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PHP App using Slim, Eloquent ORM, and Twig Template Engine - Part 1


I spent the last few years completely ignoring the slew of PHP Frameworks out there ( Hey, I like to re-invent the wheel sometimes ). I finally realized that I've been getting sloppy in some of my small projects that turn large. Specifically my own solutions to problems when I could have just used a framework and saved loads of time. I also noticed I've been mixing PHP code with HTML code way too much and is becoming harder to maintain. It was time for me to embrace something new that could be beneficial in the long run.

I started using the Slim Framework awhile ago and really like it, as it was super easy to start a micro project on the fly! From here I began using it mostly as a URL router and began mixing in my own Database helpers to make my life easier. But in the long run, it wasn't enough to keep the multitude of SQL queries getting mixed with PHP/HTML code in a un-organized fashion.


I began to start tinkering with a mixture of frameworks; Slim, Eloquent, Twig and Composer as the package manager. This is the combination I like best and will use as a basis for this article series.

-Eloquent ORM is a Object-relational mapping framework mostly used in another big time framework called Laravel. Whats great about this package is that Eloquent isn't tied to Laravel and can be used without it. We can create models that represent tables in a database and use the framework to easily manipulate data!

-Twig is a easy to use PHP template engine.

-Composer is a dependacy manager for PHP that will install and update libraries.

I'll quickly show how to get the project started creating a "Blog" application.


On a local development environment, create the folders and files like below:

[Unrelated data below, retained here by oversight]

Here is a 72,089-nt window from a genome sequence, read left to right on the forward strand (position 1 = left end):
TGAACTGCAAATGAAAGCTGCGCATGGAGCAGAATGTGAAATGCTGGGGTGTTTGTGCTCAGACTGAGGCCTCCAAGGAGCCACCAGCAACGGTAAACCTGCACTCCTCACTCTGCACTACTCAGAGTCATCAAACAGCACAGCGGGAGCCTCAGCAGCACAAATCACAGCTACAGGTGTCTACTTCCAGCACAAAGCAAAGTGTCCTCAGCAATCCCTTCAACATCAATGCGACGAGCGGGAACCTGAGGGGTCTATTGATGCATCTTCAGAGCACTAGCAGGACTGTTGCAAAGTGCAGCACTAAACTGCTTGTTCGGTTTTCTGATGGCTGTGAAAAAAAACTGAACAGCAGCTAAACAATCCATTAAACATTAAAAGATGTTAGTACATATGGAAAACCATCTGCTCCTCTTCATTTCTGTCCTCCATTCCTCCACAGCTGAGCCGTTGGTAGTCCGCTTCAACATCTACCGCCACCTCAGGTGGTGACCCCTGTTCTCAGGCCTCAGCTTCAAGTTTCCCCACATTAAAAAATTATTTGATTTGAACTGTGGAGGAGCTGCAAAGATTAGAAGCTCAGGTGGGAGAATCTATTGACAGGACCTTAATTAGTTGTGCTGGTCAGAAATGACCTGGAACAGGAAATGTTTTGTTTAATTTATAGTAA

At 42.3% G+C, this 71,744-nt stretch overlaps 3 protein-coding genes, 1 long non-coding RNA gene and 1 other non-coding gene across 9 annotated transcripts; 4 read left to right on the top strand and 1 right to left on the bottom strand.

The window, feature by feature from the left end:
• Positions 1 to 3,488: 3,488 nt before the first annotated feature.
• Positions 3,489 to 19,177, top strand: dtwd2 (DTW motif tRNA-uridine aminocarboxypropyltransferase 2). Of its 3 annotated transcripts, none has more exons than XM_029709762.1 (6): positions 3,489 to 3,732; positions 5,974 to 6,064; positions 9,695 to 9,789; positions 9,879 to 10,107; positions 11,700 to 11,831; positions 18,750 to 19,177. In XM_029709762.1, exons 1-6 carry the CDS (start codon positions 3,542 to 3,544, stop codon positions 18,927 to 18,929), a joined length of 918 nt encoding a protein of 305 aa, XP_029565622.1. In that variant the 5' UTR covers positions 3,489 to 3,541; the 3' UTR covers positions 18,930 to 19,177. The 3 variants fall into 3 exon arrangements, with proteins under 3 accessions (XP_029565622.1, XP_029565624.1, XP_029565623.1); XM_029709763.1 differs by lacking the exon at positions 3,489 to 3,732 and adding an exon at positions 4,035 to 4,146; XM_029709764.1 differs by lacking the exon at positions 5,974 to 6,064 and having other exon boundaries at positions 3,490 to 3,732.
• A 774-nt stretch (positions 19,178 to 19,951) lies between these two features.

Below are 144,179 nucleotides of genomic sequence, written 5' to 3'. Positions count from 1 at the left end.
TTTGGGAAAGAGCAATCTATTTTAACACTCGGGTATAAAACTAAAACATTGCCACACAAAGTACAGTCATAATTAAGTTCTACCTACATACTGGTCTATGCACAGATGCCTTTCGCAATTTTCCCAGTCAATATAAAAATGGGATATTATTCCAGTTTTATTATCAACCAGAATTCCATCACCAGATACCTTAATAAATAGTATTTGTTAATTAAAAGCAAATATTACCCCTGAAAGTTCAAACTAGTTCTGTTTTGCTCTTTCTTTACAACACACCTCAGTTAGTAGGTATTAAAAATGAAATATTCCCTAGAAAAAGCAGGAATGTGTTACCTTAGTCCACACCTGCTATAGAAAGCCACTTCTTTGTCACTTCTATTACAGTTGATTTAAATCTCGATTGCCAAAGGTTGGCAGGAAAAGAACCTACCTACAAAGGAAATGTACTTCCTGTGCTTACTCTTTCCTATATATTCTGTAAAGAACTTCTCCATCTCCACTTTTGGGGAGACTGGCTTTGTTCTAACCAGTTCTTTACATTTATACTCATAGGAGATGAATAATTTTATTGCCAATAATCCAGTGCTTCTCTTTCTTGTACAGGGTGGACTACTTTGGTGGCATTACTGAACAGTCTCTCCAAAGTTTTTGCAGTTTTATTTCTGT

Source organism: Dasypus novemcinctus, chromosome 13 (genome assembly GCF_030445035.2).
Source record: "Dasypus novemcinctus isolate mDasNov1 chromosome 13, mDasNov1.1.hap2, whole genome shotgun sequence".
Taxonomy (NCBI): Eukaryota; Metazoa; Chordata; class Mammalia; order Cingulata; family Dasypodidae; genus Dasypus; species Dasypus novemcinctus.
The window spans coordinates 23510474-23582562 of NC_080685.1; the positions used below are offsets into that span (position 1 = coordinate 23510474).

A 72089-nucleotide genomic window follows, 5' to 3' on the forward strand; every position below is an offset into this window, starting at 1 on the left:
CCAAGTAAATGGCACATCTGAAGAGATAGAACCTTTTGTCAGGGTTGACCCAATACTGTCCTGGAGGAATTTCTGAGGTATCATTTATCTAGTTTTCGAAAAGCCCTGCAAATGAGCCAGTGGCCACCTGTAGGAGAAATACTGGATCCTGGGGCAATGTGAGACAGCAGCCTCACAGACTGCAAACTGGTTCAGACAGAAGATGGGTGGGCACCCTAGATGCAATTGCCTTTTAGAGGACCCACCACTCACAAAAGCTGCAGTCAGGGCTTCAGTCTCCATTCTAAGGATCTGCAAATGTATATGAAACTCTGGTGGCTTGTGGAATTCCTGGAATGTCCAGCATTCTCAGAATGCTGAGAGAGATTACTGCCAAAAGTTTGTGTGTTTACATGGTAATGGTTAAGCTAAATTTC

Screen Shot 2016-01-24 at 8.05.43 PM

Edit the composer.json to include Slim, Eloquent, SlimView, and Twig:

    "require": {
        "illuminate/database": "*",
        "slim/slim": "~2.6",
        "slim/views": "~0.1",
        "twig/twig": "1.*"

Follow the directions on the Composer website to get Composer installed on your system. When set up, CD into the root of the newly created folder and type:

composer install

This command will install all the necessary packages in a generated vendor folder. **Note, when adding packages at this point, use composer update to add additional packages.


Now that we have all the necessary packages, we can begin by setting up a home route. Keep in mind, Slim will act as our Controller/Url router, Eloquent is our Model/Database Object-relational mapping, and Twig will be the View! MVC, Model, View, Controller!

Open index.php in your favorite text editor or IDE. In the world of Slim, index.php IS the App!

//Composer autoload
require 'vendor/autoload.php';


$app = new SlimSlim();

//Main page
$app->get('/', function() use($app) {
    echo "This is the main page!";


Depending whether you are running this app on Linux or Windows, we will need to route all traffic to this index.php file. For Linux, create a .htaccess file and place in the root directory along with index.php.

RewriteEngine On
RewriteCond %{REQUEST_FILENAME} !-f
RewriteRule ^ index.php [QSA,L]

See more information about turning on the mod_rewrite in Apache. This is pretty essential to allowing us to use CLEAN urls in Slim. If you don't use this option, keep in mind, you will have to use something like the following:

http://localhost/index.php/about or http://localhost/index.php/posts/1

As opposed to having a much cleaner url of:

http://localhost/posts/1 Both options will work just fine.

If you are on Windows, this web.config file will take the place of a Linux .htaccess file:

<?xml version="1.0" encoding="UTF-8"?>
                <rule name="slim" patternSyntax="Wildcard">
                    <match url="*" />
                        <add input="{REQUEST_FILENAME}" matchType="IsFile" negate="true" />
                        <add input="{REQUEST_FILENAME}" matchType="IsDirectory" negate="true" />
                    <action type="Rewrite" url="index.php" />

** The URL rewrite module needs to be installed on IIS for this to function!

If all is set up correctly, you should be able to access http://localhost in your browser, or wherever you have the folder located and see some text on the screen!

Now that the basics are done, in the next posting, I will cover:

  1. Inserting some mock data into a MySQL database.
  2. Modify the "/" get route above to pull article listings using Eloquent.
  3. Create another route to view individual listings.
  4. Create the standard CRUD routes.

Thanks for reading!